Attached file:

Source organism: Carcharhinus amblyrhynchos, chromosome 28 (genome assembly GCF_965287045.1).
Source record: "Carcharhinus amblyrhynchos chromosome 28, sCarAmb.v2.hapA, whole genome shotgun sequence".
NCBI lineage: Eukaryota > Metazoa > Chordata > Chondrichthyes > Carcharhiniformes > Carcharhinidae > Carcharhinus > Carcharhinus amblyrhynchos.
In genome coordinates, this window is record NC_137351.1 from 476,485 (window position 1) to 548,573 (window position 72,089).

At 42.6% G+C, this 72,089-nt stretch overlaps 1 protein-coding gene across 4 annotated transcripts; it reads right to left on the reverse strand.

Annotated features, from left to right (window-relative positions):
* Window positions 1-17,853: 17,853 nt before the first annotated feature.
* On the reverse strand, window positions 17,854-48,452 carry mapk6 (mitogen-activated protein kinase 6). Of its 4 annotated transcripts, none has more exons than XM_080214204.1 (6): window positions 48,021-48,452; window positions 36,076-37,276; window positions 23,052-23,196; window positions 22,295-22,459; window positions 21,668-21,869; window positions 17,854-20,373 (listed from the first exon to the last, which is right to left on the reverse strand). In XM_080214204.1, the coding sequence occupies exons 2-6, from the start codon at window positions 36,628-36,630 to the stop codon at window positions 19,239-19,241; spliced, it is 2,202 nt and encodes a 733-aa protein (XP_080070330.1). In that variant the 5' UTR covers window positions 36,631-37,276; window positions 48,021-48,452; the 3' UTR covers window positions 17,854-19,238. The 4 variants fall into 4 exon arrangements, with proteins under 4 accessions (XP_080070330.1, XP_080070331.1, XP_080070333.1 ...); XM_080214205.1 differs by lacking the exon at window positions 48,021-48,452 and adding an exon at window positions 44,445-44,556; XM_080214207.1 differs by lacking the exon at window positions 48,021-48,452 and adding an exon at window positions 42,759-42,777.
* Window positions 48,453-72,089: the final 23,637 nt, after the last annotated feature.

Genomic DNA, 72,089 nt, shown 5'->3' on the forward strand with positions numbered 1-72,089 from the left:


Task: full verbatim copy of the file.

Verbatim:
Source organism: Carcharhinus amblyrhynchos, chromosome 28 (genome assembly GCF_965287045.1).
Source record: "Carcharhinus amblyrhynchos chromosome 28, sCarAmb.v2.hapA, whole genome shotgun sequence".
NCBI lineage: Eukaryota > Metazoa > Chordata > Chondrichthyes > Carcharhiniformes > Carcharhinidae > Carcharhinus > Carcharhinus amblyrhynchos.
In genome coordinates, this window is record NC_137351.1 from 476,485 (window position 1) to 548,573 (window position 72,089).

At 42.6% G+C, this 72,089-nt stretch overlaps 1 protein-coding gene across 4 annotated transcripts; it reads right to left on the reverse strand.

Annotated features, from left to right (window-relative positions):
* Window positions 1-17,853: 17,853 nt before the first annotated feature.
* On the reverse strand, window positions 17,854-48,452 carry mapk6 (mitogen-activated protein kinase 6). Of its 4 annotated transcripts, none has more exons than XM_080214204.1 (6): window positions 48,021-48,452; window positions 36,076-37,276; window positions 23,052-23,196; window positions 22,295-22,459; window positions 21,668-21,869; window positions 17,854-20,373 (listed from the first exon to the last, which is right to left on the reverse strand). In XM_080214204.1, the coding sequence occupies exons 2-6, from the start codon at window positions 36,628-36,630 to the stop codon at window positions 19,239-19,241; spliced, it is 2,202 nt and encodes a 733-aa protein (XP_080070330.1). In that variant the 5' UTR covers window positions 36,631-37,276; window positions 48,021-48,452; the 3' UTR covers window positions 17,854-19,238. The 4 variants fall into 4 exon arrangements, with proteins under 4 accessions (XP_080070330.1, XP_080070331.1, XP_080070333.1 ...); XM_080214205.1 differs by lacking the exon at window positions 48,021-48,452 and adding an exon at window positions 44,445-44,556; XM_080214207.1 differs by lacking the exon at window positions 48,021-48,452 and adding an exon at window positions 42,759-42,777.
* Window positions 48,453-72,089: the final 23,637 nt, after the last annotated feature.

Genomic DNA, 72,089 nt, shown 5'->3' on the forward strand with positions numbered 1-72,089 from the left: